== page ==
We were really honoured to have Marc Abraham judge our fun dog show. It was a perfect day for the hounds. Marc helped us work hard to raise awareness about the plight of the racing greyhounds. We are grateful to St. Paul’s Walden Parish for inviting Greyhound Compassion to their fun day and hosting the show. Thank you to everyone who volunteered their help to make the show a success, we raised £300.51 for the greyhounds and galgos.
There were some really lovely dogs in the ring. Louie the lurcher won “Best Rescue” and the “Fancy Dress”. Ginny (at age 14) won “Best Veteran”. There were some dubious legs in “Best 6 Legs” and lots of wagging tails in the “Waggiest Tail”.
Marc is a renowned vet. All of us who have pets are very comforted to have the vital expertise of a vet to which we can turn. Not all of the greyhounds and galgos we raise funds for have this luxury in their early years before they are rescued. Yet what has impressed us about Marc is that he has taken on one of the biggest welfare issues in the UK, probably globally: The excessive and unscrupulous breeding of dogs and cats. Marc is leading PupAid, the campaign to end
puppy farming in the UK. In addition Marc devotes his time to volunteering practical help as a vet in the UK and internationally. It is not surprising that he won ‘Vet of the Year’ CEVA Animal Welfare Awards in 2014.
When interviewed at the fun dog show, Marc called for independent regulation of the greyhound racing industry as an outcome of the government’s ongoing review of the Welfare of Racing Greyhounds Regulations (2010). This is so important. Transparency about breeding, import/export, transport, kennelling, injuries, retirement, rehoming and euthansia has to be introduced. There should be full public disclosure of all regulatory and enforcement activity within the industry. There should be a system that allows tracking of every dog from birth so that the enigma of thousands of missing dogs can be ended.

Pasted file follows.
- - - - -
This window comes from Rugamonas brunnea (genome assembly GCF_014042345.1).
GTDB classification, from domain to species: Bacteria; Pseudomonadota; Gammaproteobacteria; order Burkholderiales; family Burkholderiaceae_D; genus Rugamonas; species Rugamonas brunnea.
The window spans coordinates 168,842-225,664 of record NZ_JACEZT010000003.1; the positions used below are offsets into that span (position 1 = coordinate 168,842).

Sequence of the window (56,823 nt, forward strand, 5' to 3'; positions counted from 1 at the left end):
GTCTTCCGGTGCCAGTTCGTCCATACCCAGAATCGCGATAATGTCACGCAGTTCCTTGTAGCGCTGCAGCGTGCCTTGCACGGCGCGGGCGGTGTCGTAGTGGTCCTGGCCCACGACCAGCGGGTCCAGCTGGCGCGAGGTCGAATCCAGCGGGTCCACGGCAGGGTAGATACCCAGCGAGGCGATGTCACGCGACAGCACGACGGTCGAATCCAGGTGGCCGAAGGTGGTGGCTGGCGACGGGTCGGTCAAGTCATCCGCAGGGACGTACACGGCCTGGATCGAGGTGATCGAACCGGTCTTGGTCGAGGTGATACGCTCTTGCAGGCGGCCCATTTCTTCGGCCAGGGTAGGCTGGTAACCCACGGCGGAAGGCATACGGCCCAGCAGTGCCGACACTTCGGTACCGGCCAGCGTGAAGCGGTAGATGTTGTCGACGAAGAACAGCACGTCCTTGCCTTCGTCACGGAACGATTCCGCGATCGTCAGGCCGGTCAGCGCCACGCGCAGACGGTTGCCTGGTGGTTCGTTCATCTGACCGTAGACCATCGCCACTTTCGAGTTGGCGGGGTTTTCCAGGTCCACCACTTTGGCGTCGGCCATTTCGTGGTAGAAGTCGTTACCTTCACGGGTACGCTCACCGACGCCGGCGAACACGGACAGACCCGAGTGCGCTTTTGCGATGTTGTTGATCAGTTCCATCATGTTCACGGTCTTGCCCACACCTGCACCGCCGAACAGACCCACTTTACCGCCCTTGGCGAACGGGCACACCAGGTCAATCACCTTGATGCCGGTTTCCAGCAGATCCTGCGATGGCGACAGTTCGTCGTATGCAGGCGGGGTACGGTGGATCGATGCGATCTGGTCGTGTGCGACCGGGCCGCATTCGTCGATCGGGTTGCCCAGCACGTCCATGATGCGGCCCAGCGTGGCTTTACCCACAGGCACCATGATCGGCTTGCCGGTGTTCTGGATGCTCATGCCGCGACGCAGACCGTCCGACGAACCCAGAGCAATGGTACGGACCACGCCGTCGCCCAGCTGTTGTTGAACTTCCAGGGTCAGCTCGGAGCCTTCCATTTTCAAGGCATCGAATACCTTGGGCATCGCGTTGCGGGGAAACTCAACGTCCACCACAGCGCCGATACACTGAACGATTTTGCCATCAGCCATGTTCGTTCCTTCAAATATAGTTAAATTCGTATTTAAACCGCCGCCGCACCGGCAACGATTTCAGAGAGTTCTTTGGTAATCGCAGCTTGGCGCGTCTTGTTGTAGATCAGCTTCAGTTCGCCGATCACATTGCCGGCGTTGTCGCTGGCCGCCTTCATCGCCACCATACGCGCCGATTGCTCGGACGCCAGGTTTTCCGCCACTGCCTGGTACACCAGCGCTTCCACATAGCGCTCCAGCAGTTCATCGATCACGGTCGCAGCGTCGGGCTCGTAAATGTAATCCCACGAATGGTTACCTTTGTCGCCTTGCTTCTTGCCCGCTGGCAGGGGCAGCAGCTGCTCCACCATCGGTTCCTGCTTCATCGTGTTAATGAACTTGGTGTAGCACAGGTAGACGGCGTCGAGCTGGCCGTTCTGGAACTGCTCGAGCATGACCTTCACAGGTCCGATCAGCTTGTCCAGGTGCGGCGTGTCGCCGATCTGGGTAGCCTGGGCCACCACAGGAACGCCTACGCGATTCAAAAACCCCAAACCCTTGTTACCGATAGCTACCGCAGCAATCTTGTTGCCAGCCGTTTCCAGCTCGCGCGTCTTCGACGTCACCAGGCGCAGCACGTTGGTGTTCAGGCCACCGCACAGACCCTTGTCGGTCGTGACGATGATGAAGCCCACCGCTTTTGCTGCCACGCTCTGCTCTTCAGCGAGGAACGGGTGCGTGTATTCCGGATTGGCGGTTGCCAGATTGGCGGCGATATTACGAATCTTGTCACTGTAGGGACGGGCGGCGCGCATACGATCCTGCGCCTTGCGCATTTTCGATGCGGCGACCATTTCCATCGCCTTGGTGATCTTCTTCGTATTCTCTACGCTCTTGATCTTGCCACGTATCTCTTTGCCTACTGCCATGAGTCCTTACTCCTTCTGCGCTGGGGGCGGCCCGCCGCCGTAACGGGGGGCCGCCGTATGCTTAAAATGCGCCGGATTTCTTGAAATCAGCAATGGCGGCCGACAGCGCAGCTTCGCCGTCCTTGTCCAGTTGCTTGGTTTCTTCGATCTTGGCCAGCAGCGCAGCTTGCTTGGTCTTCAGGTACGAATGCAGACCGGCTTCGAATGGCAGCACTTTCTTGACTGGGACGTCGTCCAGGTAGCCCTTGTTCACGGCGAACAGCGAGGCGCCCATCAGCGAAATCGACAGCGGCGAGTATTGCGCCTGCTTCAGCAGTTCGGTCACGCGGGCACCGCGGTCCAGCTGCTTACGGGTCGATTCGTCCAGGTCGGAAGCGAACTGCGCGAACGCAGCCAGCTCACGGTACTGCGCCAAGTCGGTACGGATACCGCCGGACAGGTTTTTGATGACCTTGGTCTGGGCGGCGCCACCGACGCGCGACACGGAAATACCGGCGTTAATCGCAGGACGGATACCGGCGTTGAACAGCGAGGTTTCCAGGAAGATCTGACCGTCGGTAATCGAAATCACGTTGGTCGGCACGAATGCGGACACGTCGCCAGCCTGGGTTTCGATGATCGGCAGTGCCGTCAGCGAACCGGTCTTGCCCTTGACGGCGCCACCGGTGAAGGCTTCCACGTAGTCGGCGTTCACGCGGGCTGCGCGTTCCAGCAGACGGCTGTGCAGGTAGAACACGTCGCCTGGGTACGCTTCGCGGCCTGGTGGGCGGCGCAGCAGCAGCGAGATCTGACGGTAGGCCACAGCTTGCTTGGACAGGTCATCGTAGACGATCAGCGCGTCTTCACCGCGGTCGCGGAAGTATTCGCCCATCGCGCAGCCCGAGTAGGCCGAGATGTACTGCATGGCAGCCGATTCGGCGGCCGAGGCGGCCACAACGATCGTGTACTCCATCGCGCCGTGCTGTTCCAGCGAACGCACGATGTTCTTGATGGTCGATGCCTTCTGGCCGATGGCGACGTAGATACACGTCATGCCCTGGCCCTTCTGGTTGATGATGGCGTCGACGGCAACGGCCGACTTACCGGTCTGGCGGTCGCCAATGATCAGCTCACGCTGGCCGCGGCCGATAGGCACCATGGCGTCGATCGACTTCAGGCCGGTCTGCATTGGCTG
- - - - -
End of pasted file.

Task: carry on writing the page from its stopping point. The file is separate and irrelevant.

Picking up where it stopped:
This call came in a week when the DogsTrust published their investigation into and covert filming at 9 greyhound trainers’ kennels. The report strengthens the argument that self-regulation is not working. Conditions in at least three of the trainers’ kennels would, in the opinion of the investigators, severely breach both Greyhound Board of Great Britain minimum standards Rule 212 and CIEH Guidance on Animal Boarding Establishments Act 1963.
The fun dog show as a valuable event for the greyhounds, supported by many people and breeds who came together to push for change for greyhounds.